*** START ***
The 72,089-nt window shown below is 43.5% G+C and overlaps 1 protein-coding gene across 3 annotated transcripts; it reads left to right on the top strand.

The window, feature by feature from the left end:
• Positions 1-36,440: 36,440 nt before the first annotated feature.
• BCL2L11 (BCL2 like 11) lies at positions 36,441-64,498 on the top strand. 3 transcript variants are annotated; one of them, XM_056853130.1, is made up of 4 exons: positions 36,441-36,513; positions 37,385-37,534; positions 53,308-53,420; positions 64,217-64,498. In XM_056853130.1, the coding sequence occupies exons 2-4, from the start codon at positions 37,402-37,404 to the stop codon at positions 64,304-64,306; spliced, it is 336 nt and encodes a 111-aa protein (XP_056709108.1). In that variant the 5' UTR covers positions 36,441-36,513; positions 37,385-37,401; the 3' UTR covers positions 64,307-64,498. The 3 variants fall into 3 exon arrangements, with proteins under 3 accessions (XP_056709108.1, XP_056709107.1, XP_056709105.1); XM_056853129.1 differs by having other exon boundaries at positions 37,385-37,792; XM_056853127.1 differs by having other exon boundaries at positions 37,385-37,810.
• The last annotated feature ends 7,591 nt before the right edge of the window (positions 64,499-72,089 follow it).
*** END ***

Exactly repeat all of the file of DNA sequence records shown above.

The 72,089-nt window shown below is 43.5% G+C and overlaps 1 protein-coding gene across 3 annotated transcripts; it reads left to right on the top strand.

The window, feature by feature from the left end:
• Positions 1-36,440: 36,440 nt before the first annotated feature.
• BCL2L11 (BCL2 like 11) lies at positions 36,441-64,498 on the top strand. 3 transcript variants are annotated; one of them, XM_056853130.1, is made up of 4 exons: positions 36,441-36,513; positions 37,385-37,534; positions 53,308-53,420; positions 64,217-64,498. In XM_056853130.1, the coding sequence occupies exons 2-4, from the start codon at positions 37,402-37,404 to the stop codon at positions 64,304-64,306; spliced, it is 336 nt and encodes a 111-aa protein (XP_056709108.1). In that variant the 5' UTR covers positions 36,441-36,513; positions 37,385-37,401; the 3' UTR covers positions 64,307-64,498. The 3 variants fall into 3 exon arrangements, with proteins under 3 accessions (XP_056709108.1, XP_056709107.1, XP_056709105.1); XM_056853129.1 differs by having other exon boundaries at positions 37,385-37,792; XM_056853127.1 differs by having other exon boundaries at positions 37,385-37,810.
• The last annotated feature ends 7,591 nt before the right edge of the window (positions 64,499-72,089 follow it).